Old-school TV is doing just fine at the moment, with around 100 million cable subscribers - a lucrative market that technology companies hope to tap into by changing the way we enjoy video content. In addition, more than 70% of online Americans visit video-sharing websites such as YouTube, according to Pew Internet research, so demand for good-quality online video--and new ways of consuming it - is on the rise too.
That's where content services and technology companies come in, hoping to offer consumers a convenient way to watch whatever they want whenever they want it. On one front, streaming services such as Hulu and Netflix are securing deals with content creators to provide viewers with more than just old movies and TV series. On another, Google has revamped the software for its web-connected Google TV, and Apple is said to be developing products that may revolutionize our interaction with our television sets.
The three major players in the content streaming arena are Amazon, Hulu, and Netflix. All are battling to get exclusive rights to certain studios' movies or certain networks' TV shows. They hope that exclusive content will entice users to join or stick with their service.
For consumers, exclusive content is not a particularly welcome development, since it means that they may have to subscribe to a number of services, each with its own fees, to gain access to the best movies and TV shows available.
Amazon's Prime Instant Video service is basically an entertaining add-on to the online retailer's $79-per-year fast shipping service. Prime Instant Videos work on computers and on nearly 200 models of set-top boxes, Internet connected TVs, and Blu-ray players, including the Roku box and Google TV devices.
Netflix charges $8 per month to let you stream advertising-free movies and TV shows on consoles (including the Wii, PlayStation 3, and Xbox 360), as well as online, on iOS and some Android devices, and on the Apple TV, Roku, and TiVo boxes. Hulu Plus also charges $8 per month and works on as many devices as Netflix does, excluding Apple TV.
Yet in their current form, these streaming services aren't yet ready to replace your cable provider. For one thing, many new movies are unavailable for streaming for at least one month after they're released on DVD. And TV series are often embargoed until a month after the last episode of a season has aired.
But if you like reruns and older TV shows, streaming services can be a great supplement to your TV subscription. Cases in point: Netflix and Amazon last week unveiled separate deals to expand their lineups of Disney and ABC series, including "Alias" and "Switched at Birth," plus old episodes of "Grey's Anatomy" and "Desperate Housewives," and all episodes of "Lost," "Brothers & Sisters," and "Ugly Betty."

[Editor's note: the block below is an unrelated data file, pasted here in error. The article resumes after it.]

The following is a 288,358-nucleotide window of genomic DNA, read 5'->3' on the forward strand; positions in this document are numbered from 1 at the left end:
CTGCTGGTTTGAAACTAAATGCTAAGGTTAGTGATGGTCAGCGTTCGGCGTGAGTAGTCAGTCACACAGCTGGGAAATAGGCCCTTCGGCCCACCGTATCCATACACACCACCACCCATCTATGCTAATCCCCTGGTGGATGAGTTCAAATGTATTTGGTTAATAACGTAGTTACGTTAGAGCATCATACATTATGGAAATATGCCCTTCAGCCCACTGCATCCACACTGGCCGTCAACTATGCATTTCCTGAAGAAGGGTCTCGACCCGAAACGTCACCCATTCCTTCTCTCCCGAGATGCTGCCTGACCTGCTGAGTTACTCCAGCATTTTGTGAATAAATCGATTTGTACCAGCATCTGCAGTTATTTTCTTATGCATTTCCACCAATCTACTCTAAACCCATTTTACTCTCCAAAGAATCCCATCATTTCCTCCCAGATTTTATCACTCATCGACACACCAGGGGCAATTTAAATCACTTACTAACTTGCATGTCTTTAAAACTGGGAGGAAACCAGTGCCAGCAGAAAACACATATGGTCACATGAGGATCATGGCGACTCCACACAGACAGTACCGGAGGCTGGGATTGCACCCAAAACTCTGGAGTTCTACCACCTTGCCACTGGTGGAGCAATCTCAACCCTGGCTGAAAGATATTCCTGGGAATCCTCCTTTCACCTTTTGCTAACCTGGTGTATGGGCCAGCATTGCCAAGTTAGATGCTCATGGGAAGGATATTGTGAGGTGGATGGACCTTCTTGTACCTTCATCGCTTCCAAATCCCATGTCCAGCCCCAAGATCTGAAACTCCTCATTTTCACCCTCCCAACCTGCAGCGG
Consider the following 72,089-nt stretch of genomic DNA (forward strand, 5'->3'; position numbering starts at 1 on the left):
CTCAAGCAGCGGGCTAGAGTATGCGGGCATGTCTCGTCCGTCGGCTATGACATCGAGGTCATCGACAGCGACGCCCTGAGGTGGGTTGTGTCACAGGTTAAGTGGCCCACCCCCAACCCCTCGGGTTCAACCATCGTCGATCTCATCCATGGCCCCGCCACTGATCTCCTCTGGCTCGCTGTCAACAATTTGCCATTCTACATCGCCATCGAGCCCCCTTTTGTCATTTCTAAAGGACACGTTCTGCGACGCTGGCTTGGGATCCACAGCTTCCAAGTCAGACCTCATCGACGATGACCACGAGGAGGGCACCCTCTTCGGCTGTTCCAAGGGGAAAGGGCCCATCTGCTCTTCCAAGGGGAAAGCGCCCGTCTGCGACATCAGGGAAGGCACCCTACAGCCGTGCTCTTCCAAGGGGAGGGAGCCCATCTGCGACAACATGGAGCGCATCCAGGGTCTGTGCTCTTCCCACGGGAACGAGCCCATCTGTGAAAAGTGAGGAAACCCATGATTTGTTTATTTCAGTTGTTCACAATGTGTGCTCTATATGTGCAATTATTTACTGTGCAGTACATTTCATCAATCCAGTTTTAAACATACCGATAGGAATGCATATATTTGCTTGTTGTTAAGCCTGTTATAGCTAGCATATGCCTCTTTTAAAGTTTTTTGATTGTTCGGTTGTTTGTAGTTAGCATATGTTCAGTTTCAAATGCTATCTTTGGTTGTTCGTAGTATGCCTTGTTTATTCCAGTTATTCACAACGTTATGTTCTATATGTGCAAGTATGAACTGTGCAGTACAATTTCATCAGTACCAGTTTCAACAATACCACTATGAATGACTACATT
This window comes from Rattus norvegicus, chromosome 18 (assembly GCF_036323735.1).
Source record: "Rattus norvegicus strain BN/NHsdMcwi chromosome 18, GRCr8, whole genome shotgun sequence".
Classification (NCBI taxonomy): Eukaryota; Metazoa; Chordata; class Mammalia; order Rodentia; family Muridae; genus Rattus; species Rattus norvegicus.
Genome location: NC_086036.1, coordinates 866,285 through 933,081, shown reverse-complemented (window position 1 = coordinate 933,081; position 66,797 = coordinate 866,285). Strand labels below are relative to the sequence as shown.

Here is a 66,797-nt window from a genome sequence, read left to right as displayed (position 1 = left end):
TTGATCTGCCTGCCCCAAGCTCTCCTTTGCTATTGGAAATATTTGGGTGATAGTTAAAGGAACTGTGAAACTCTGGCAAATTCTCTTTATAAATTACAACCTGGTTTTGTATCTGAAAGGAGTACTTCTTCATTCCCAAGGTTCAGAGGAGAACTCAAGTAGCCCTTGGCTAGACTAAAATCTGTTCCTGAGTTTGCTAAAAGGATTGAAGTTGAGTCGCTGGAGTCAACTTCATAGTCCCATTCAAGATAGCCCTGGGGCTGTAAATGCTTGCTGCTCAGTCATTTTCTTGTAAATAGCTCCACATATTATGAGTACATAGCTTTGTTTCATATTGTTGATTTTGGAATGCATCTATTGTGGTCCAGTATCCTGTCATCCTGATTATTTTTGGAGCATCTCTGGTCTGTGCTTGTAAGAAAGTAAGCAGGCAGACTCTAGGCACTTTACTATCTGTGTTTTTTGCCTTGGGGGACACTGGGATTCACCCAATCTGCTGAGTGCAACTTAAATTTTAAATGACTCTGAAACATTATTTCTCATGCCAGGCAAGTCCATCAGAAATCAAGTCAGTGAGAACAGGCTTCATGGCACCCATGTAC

If you don't want to pay increasingly pricey monthly fees for streaming TV and you don't mind watching ads, consider YouTube, which has some interesting plans to shift from its current reliance on user-generated kitten clips to high-quality video. The Google-owned site is set to unveil some 100 channels of original programming from partners such as the Wall Street Journal, Madonna, and Ashton Kutcher. These channels, for which YouTube is reportedly paying producers some $100 million in advance advertising revenue, are set to debut early next year.
Apple and Google, the ultimate mobile-space rivals, are making slow but steady progress in their campaigns to penetrate consumers' living rooms, with set-top boxes to complement cable or satellite receivers. Google's initial effort, the Google TV-equipped Revue box, was a flop at $299 - but this summer Logitech lowered the Revue's price to a more palatable $99.
And late last month, Google began pushing a free update to Google TV OS, which includes (at launch) some 30 new TV-optimized Android apps. The apps consist mainly of casual games and screensaver-like animations (a faux fireplace, for instance), but apps on your TV have the potential to become the channels of the future. For example, video content providers might launch a video app in the Android Market that offers you either free, advertising-supported content or subscription-based, advertising-free content. What the subscription price turns out to be is one of the biggest unknowns that may help determine whether this approach will stick.
So far, CNBC, CNN, Fox, and Wall Street Journal are on board with apps. Apps on your TV will help transform Google's set-top box OS into a casual gaming platform (eight simple games are currently available, including an Angry Birds clone).
Still, don't place your bets on Google TV until Apple has taken its shot. Steve Jobs biographer Walter Isaacson reports that, at the end of his life, the Apple CEO was excited about a project to create an "integrated television set that is completely easy to use." The Apple set wouldn't need to include complex remotes or a bunch of set-top boxes (STBs), Jobs believed.
It's unclear whether Apple's approach will take the form of an integrated television or an inexpensive box - essentially an overhaul of the currently available Apple TV. The new Apple TV may ship as early as 2013, according to reports, and it could be based on Siri, the voice-enabled virtual assistant technology found on the iPhone 4S. A Siri-controlled TV would not be without difficulties, however, as my colleague Ian Paul notes. Siri needs a permanent Internet connection to work, so if your connection went down, you wouldn't be able to control the set, unless there's a backup pushbutton remote.